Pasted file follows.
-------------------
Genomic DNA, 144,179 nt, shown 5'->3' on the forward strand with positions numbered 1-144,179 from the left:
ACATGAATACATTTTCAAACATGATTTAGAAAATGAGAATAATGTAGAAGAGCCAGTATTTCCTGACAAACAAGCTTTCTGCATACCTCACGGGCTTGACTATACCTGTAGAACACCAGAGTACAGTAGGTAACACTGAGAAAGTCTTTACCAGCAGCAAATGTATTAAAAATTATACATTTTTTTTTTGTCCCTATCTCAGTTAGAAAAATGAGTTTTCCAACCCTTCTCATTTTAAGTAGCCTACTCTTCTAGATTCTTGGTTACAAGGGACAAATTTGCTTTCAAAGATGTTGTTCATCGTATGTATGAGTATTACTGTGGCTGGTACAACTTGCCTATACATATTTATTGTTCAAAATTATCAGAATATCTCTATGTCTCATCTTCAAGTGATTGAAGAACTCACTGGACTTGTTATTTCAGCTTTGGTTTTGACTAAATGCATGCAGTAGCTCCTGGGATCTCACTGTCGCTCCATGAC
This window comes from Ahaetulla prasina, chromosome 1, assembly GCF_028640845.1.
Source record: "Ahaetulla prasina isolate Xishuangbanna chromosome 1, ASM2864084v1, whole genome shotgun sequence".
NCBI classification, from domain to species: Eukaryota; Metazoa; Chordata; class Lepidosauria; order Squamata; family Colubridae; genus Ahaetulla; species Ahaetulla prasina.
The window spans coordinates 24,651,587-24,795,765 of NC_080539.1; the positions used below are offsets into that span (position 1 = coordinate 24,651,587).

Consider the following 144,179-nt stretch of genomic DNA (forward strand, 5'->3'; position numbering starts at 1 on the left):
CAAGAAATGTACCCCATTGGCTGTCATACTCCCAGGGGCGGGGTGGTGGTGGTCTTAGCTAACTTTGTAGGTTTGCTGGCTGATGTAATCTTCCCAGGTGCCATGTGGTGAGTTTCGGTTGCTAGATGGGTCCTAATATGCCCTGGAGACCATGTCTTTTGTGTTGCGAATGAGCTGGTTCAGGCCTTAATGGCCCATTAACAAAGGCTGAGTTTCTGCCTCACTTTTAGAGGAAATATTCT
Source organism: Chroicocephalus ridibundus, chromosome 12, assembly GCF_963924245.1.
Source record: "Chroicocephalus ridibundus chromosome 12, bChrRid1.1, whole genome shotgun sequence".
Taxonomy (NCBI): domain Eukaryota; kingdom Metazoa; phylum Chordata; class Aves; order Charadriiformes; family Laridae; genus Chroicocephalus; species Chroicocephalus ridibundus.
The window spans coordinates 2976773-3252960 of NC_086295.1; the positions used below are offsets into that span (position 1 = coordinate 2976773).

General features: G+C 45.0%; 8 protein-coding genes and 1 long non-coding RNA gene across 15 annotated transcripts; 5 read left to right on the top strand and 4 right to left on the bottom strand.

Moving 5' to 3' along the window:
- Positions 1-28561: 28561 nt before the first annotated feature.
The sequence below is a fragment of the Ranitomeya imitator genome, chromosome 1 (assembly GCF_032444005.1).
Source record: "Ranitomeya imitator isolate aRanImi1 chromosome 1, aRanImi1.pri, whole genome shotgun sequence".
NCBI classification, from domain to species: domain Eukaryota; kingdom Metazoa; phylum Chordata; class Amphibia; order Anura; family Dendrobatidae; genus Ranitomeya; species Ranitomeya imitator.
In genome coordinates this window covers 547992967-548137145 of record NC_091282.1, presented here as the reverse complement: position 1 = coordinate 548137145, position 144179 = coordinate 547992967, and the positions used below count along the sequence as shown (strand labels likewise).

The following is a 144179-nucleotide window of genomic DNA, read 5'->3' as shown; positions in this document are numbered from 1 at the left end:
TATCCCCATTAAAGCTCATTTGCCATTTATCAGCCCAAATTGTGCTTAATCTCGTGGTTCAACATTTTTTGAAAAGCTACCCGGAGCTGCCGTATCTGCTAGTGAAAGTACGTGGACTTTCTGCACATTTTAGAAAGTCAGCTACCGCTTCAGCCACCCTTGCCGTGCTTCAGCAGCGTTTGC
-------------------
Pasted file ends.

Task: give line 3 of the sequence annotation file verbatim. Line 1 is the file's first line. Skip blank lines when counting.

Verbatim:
This window comes from Ahaetulla prasina, chromosome 1, assembly GCF_028640845.1.